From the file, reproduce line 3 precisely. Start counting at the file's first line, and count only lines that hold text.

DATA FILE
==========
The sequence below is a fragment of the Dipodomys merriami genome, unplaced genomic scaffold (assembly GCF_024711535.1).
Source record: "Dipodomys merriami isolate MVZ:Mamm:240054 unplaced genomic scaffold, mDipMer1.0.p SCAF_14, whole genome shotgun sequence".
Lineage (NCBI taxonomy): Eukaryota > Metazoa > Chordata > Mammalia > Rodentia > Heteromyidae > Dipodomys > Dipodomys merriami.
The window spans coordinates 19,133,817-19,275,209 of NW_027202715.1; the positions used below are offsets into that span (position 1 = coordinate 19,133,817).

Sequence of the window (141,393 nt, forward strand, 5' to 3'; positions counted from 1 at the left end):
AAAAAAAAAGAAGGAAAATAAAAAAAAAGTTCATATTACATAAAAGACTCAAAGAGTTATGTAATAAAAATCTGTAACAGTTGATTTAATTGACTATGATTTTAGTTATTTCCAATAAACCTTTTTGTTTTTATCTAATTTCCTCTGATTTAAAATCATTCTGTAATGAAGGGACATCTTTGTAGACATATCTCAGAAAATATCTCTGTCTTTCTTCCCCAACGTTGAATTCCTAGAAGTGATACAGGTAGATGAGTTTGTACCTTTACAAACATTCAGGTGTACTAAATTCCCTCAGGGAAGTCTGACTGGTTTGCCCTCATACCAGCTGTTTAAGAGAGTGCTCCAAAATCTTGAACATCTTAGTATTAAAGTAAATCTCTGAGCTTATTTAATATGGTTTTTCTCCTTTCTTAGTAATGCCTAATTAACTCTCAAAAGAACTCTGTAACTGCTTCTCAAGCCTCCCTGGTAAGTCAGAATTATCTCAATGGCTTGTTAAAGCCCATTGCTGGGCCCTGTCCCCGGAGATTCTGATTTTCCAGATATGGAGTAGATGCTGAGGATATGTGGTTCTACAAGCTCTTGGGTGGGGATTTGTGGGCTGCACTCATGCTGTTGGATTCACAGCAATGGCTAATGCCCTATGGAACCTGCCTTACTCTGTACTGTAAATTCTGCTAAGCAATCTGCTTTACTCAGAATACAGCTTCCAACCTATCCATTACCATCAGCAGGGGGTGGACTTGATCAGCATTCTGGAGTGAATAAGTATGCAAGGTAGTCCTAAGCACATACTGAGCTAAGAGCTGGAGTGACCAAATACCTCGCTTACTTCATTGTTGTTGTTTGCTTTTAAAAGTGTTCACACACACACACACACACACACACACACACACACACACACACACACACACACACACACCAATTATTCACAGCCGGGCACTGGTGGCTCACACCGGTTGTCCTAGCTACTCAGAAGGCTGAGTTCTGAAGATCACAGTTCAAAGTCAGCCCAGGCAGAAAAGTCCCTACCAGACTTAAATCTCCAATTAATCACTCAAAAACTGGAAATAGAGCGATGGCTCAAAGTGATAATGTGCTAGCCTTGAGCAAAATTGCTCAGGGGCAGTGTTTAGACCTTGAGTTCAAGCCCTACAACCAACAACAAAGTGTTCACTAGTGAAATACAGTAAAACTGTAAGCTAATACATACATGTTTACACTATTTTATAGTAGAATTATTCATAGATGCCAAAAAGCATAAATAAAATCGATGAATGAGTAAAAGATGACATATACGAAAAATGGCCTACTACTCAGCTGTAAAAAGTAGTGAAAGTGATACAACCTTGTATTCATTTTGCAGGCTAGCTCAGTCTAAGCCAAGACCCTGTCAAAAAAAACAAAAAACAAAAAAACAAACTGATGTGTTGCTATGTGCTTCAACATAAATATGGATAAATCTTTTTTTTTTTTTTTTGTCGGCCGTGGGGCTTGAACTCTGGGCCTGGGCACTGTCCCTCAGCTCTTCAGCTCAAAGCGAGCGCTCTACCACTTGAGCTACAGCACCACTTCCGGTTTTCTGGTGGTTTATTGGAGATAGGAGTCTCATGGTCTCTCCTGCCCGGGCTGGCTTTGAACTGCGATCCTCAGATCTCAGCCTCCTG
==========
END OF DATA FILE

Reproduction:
Lineage (NCBI taxonomy): Eukaryota > Metazoa > Chordata > Mammalia > Rodentia > Heteromyidae > Dipodomys > Dipodomys merriami.